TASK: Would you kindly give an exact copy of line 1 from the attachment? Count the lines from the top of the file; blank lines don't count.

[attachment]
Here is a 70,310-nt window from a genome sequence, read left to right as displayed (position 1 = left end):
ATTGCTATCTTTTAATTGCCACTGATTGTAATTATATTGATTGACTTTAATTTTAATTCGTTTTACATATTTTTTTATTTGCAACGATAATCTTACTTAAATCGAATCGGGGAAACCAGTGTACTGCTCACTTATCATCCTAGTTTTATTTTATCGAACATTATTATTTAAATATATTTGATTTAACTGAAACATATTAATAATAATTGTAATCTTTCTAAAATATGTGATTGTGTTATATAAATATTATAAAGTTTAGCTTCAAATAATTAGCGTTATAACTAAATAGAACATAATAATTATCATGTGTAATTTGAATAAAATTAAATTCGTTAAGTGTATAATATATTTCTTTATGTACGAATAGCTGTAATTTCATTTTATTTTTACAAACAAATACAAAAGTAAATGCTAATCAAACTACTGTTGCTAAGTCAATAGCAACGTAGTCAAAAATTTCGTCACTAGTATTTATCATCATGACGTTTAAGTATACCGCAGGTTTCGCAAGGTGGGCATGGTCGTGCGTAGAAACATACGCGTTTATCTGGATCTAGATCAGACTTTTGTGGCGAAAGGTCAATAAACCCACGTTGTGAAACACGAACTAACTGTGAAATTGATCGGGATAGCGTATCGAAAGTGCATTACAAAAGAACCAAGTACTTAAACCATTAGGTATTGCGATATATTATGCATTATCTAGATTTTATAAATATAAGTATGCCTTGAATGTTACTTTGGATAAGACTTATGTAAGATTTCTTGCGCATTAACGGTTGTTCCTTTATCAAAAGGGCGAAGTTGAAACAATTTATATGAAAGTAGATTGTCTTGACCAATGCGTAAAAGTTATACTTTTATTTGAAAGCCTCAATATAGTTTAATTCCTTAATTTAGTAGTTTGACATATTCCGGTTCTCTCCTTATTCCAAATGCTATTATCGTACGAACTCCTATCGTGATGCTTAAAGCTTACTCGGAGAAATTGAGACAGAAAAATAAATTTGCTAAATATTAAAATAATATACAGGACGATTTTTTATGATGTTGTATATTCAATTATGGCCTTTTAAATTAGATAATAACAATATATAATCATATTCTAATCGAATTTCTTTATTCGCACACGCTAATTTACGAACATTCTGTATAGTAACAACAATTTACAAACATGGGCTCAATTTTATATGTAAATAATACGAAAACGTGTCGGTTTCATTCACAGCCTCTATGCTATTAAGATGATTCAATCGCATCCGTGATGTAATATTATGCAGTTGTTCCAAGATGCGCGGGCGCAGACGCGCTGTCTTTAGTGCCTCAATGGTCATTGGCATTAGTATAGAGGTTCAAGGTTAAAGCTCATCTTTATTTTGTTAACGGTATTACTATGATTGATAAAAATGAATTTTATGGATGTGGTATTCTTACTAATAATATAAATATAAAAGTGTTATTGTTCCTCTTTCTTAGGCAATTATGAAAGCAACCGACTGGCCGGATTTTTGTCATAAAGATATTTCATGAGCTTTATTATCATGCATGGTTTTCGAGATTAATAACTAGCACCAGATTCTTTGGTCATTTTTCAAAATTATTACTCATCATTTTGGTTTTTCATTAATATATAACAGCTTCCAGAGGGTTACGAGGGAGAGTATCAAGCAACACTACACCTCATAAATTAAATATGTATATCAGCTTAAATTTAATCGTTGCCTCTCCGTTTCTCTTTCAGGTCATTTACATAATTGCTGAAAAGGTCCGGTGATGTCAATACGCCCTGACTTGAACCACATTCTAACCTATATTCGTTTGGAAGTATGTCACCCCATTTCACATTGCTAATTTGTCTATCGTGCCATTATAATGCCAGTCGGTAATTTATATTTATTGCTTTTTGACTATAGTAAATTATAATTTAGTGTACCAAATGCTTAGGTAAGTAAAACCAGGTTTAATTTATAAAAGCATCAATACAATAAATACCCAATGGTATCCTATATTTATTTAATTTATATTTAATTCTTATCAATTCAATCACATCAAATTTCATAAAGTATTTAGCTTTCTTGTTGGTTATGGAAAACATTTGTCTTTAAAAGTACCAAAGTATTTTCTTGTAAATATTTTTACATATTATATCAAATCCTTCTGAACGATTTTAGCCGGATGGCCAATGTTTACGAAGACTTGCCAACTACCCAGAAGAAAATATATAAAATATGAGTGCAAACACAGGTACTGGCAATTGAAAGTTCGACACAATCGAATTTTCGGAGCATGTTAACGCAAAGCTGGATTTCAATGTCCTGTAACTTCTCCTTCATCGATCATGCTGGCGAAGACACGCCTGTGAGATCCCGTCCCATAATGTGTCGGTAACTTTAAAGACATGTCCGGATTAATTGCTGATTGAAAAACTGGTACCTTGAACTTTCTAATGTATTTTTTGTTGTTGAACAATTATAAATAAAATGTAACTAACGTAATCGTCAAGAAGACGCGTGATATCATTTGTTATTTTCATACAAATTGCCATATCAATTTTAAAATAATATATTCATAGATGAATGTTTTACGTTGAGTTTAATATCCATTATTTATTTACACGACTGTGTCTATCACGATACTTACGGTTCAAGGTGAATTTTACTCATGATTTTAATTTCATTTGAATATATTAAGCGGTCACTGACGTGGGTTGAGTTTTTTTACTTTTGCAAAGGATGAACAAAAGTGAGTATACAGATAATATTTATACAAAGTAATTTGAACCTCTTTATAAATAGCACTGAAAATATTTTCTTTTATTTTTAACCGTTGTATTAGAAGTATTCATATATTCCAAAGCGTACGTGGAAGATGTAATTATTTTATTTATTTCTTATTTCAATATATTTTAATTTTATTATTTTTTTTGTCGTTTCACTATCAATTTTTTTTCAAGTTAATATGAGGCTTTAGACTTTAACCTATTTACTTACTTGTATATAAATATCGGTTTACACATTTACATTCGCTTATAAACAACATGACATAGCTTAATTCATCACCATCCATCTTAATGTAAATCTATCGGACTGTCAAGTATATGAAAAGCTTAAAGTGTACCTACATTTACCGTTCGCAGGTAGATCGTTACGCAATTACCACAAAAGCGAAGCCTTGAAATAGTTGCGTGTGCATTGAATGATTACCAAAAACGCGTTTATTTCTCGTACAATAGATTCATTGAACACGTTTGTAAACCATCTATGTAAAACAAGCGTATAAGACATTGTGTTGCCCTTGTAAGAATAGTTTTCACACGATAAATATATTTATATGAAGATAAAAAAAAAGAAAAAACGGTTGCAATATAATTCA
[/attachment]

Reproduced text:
Here is a 70,310-nt window from a genome sequence, read left to right as displayed (position 1 = left end):